Once the addon is installed, open the extension options, make sure that a hotkey is set (default is P), and select "Copy to clipboard"
For subtitles, click on the three dots below the video, then on "文字起こしを開く" / "close captions". However beware that the majority of close captions on YouTube are generated by AI so they range from nearly perfect to almost every line having mistakes in it depending on which video you're watching.
Install the Language Learning with Netflix browser extension, this gives you subtitles that you can access with Yomichan. Some of the default settings of the addon aren't great, so play around with it a bit.
For screenshots I use this Chrome extension: https://chrome.google.com/webstore/detail/video-screenshot/ppkojackhibeogijphhfnamhemklmial
Other Services (Prime Video, etc)
I don't really use anything else so I'm not sure. But this should be exactly the same as on Windows, so you don't neeed a Mac-specific guide. If the service you're using doesn't have some way to get the subtitles as selectable text, you'll probably have to transcribe them yourself.
Creating Cards from Local Files
Use this player: https://animebook.github.io
Drag a video file onto it, and then the corresponding subtitle file
If you don't have Japanese subtitles, check here: https://kitsunekko.net/dirlist.php?dir=subtitles%2Fjapanese%2F
If the subtitles are not synchronized to the video, use the "Offset Subtitles" feature in the bottom right of the player. For example if the subtitles show up 1 second later than they should, type "-1" into the Offset Subtitles field.
If you install the Animebook browser extension (you can find a link on the animebook page), you don't even need to manually record audio, take screenshots, or copy subs - it's all done with one click.
For a bunch of other features and hotkeys, press the "?" button in the bottom right of the player.
What to do about files that are not compatible with the AnimeBooks player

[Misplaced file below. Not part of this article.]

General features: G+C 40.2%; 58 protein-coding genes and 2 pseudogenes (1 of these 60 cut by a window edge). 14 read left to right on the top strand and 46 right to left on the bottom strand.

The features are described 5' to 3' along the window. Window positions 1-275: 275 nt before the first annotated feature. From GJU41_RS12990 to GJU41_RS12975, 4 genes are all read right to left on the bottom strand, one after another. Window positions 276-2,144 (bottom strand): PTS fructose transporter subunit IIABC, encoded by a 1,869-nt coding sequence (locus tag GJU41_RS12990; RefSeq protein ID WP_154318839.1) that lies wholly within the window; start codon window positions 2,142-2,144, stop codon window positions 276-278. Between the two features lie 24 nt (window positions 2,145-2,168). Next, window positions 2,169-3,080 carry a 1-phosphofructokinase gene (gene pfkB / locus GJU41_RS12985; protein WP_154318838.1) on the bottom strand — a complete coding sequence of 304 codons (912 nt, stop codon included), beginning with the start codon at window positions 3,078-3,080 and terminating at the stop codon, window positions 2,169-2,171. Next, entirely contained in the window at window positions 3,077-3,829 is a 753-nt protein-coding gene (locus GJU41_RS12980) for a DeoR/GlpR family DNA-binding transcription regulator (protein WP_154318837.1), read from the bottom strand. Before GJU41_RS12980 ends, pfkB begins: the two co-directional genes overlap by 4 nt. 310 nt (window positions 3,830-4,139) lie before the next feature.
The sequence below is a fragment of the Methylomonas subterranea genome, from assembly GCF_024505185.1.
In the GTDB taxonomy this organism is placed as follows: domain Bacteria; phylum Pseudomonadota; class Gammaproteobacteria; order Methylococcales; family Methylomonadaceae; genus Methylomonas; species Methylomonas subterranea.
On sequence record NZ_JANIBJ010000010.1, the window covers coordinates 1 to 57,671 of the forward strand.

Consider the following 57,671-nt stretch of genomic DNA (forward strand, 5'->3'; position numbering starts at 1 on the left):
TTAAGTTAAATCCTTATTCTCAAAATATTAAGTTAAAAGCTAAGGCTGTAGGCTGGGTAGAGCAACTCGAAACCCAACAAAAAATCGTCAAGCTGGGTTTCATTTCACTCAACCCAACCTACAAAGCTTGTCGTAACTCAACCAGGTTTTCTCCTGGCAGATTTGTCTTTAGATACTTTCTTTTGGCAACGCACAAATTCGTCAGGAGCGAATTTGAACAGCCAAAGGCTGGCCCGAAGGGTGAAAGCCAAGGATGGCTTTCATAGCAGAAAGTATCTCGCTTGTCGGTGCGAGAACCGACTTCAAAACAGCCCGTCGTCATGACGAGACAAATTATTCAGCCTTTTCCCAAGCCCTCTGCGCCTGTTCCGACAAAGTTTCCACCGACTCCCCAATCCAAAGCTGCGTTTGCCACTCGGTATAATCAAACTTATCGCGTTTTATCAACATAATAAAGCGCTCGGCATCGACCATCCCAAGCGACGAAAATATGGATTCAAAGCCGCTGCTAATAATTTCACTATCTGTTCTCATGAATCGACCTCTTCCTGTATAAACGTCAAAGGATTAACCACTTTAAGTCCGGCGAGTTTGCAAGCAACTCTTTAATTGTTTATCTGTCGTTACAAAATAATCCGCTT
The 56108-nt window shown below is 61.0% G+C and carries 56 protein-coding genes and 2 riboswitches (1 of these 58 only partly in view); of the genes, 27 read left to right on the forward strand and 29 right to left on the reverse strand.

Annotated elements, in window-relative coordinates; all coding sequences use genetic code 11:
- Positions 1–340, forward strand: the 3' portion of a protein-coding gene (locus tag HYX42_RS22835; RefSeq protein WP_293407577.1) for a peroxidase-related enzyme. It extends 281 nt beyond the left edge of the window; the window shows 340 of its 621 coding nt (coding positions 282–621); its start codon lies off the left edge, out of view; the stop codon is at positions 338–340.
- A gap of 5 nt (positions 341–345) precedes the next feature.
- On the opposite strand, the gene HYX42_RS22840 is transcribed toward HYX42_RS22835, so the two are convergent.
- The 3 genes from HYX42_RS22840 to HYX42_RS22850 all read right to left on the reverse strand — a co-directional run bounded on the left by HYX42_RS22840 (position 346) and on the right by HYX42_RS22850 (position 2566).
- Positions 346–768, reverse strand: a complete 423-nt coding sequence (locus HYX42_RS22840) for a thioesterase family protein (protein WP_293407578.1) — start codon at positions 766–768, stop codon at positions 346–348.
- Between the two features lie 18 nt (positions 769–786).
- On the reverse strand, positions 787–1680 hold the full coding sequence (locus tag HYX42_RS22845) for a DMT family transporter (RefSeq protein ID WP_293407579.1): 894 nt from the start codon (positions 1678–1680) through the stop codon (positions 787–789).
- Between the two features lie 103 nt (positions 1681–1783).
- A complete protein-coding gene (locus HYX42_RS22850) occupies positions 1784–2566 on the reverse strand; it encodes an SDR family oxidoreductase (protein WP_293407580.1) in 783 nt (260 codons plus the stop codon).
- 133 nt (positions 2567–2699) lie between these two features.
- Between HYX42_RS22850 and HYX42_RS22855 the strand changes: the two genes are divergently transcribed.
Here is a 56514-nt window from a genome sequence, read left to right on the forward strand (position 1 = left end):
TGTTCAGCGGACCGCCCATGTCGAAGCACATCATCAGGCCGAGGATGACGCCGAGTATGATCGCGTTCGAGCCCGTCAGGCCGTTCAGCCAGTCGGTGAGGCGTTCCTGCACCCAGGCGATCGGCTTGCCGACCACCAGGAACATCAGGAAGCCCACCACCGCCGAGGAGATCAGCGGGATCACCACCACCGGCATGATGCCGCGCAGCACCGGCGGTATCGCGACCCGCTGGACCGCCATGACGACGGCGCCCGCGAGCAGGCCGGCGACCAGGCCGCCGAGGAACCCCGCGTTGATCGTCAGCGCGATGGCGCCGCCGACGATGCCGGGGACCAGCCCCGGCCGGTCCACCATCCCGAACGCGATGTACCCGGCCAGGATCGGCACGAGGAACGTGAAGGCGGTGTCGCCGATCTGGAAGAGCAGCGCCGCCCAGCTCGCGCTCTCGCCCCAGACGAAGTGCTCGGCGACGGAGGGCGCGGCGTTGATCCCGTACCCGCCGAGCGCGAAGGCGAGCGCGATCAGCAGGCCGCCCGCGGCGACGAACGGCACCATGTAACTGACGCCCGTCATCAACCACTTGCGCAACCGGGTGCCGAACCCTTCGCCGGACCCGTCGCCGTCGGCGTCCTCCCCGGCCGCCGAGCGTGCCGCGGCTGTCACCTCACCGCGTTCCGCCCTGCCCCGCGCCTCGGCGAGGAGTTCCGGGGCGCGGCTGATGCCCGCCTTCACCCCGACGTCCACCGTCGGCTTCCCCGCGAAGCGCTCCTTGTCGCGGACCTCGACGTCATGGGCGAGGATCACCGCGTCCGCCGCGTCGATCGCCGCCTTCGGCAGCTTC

Transcoding with Handbrake
If you try to play a video file in the AnimeBooks player and you get a black screen and/or no sound, your file is in a format that the player or your browser can't read, most likely HEVC of some sort. In that case, you need to transcode it.
Download Handbrake from https://handbrake.fr
Once you've applied all of the settings below for the first time, you can select "Save New Preset" so you don't need to do it again in the future.
Also note that Handbrake has a queue. I usually just queue up the transcodes for an entire season of a show before going to bed, and then it's done in the morning.
Here are the setting I use:
Format: MP4 file
Check "Web Optimized"
Check "Align A/V Start"
this makes no difference for compatibility, but you probably want 1920x1080 or 1280x720 for 16:9 content. Things that are a different aspect ratio are automatically resized correctly.
Leave everything here on the default settings
Video Encoder: H.264 (x264)
None of the other stuff matters for compatibility, but I have Framerate at 30 with "Peak Framerate (VFR) checked, and Quality set to Constant, RF 21. This produces files that are about 1GB per hour in size, and strikes a good compromise between quality, file size, and encoding speed for me. But feel free to use any other settings here.
The important thing here is to select "AAC (CoreAudio)" for Codec. For video files with multiple audio tracks, make sure you select the Japanese track
I leave this set to "none", because the AnimeCards player can't recognize baked-in subs. Instead I extract the subtitles, as shown in the next section.
The AnimeBooks player doesn't understand subtitles that are baked into the video file, so we need to extract them. For this, I use Inviska MKV Extract.
Download the latest Mac version from here: https://www.videohelp.com/software/Inviska-MKV-Extract
Drag one or multiple video files onto the app. On the right side of the window, in "Batch Extract" select the subtitles. Then click "Begin". Wait a moment and that's it, you now have .srt subtitle files.
What About Sentence Cards?
This guide makes Vocab Cards (the word is on the front of the card, and the definition and sentence are on the back along with supplemental things like audio and screenshots).
Some people prefer Sentence Cards (a full sentence is on the front, and then the back adds information to that sentence such as furigana, pitch, definitions, etc. along with the same supplemental things).
The most basic way to change the cards from this template to sentence cards would be to move the Sentence field to the front of the card. However that still doesn't give you readings and pitch for the full sentence. So look for guides from MIA/Refold/Migaku on how to make sentence cards, and replace whatever they use for audio with the Piezo/Keyboard Maestro setup from this guide.